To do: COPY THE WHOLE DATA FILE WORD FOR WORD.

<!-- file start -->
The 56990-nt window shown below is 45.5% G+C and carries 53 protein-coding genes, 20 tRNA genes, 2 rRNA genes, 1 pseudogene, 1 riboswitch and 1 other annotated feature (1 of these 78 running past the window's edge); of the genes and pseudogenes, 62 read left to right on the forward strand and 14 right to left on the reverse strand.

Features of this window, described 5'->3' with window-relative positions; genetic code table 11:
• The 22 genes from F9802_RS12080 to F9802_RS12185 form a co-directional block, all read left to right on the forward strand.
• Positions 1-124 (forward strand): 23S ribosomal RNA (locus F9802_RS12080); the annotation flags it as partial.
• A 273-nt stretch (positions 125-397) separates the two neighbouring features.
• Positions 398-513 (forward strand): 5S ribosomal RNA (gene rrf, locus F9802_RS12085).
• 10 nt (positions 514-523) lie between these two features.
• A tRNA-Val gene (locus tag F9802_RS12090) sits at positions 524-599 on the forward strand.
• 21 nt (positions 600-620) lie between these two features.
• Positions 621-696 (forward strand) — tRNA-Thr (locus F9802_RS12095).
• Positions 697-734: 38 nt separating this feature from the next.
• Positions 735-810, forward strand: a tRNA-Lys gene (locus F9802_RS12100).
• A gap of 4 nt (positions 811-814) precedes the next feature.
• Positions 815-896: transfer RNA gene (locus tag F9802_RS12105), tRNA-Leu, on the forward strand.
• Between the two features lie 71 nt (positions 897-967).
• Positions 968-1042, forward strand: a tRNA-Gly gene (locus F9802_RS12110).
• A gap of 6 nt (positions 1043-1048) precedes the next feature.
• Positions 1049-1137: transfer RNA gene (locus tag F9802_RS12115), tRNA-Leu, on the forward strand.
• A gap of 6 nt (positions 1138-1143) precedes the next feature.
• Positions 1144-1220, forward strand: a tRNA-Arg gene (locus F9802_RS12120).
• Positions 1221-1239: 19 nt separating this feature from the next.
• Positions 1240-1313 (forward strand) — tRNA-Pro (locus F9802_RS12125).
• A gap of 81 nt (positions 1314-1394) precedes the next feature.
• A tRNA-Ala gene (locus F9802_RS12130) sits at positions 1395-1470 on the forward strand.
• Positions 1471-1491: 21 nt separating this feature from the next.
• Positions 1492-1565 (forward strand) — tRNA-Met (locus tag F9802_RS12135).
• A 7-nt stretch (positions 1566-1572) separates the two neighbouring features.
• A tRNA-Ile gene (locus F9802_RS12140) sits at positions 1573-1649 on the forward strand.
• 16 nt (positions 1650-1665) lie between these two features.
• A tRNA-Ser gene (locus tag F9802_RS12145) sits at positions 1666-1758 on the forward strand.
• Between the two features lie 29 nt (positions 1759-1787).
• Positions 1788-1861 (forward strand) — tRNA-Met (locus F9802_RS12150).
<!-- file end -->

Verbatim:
The 56990-nt window shown below is 45.5% G+C and carries 53 protein-coding genes, 20 tRNA genes, 2 rRNA genes, 1 pseudogene, 1 riboswitch and 1 other annotated feature (1 of these 78 running past the window's edge); of the genes and pseudogenes, 62 read left to right on the forward strand and 14 right to left on the reverse strand.

Features of this window, described 5'->3' with window-relative positions; genetic code table 11:
• The 22 genes from F9802_RS12080 to F9802_RS12185 form a co-directional block, all read left to right on the forward strand.
• Positions 1-124 (forward strand): 23S ribosomal RNA (locus F9802_RS12080); the annotation flags it as partial.
• A 273-nt stretch (positions 125-397) separates the two neighbouring features.
• Positions 398-513 (forward strand): 5S ribosomal RNA (gene rrf, locus F9802_RS12085).
• 10 nt (positions 514-523) lie between these two features.
• A tRNA-Val gene (locus tag F9802_RS12090) sits at positions 524-599 on the forward strand.
• 21 nt (positions 600-620) lie between these two features.
• Positions 621-696 (forward strand) — tRNA-Thr (locus F9802_RS12095).
• Positions 697-734: 38 nt separating this feature from the next.
• Positions 735-810, forward strand: a tRNA-Lys gene (locus F9802_RS12100).
• A gap of 4 nt (positions 811-814) precedes the next feature.
• Positions 815-896: transfer RNA gene (locus tag F9802_RS12105), tRNA-Leu, on the forward strand.
• Between the two features lie 71 nt (positions 897-967).
• Positions 968-1042, forward strand: a tRNA-Gly gene (locus F9802_RS12110).
• A gap of 6 nt (positions 1043-1048) precedes the next feature.
• Positions 1049-1137: transfer RNA gene (locus tag F9802_RS12115), tRNA-Leu, on the forward strand.
• A gap of 6 nt (positions 1138-1143) precedes the next feature.
• Positions 1144-1220, forward strand: a tRNA-Arg gene (locus F9802_RS12120).
• Positions 1221-1239: 19 nt separating this feature from the next.
• Positions 1240-1313 (forward strand) — tRNA-Pro (locus F9802_RS12125).
• A gap of 81 nt (positions 1314-1394) precedes the next feature.
• A tRNA-Ala gene (locus F9802_RS12130) sits at positions 1395-1470 on the forward strand.
• Positions 1471-1491: 21 nt separating this feature from the next.
• Positions 1492-1565 (forward strand) — tRNA-Met (locus tag F9802_RS12135).
• A 7-nt stretch (positions 1566-1572) separates the two neighbouring features.
• A tRNA-Ile gene (locus F9802_RS12140) sits at positions 1573-1649 on the forward strand.
• 16 nt (positions 1650-1665) lie between these two features.
• A tRNA-Ser gene (locus tag F9802_RS12145) sits at positions 1666-1758 on the forward strand.
• Between the two features lie 29 nt (positions 1759-1787).
• Positions 1788-1861 (forward strand) — tRNA-Met (locus F9802_RS12150).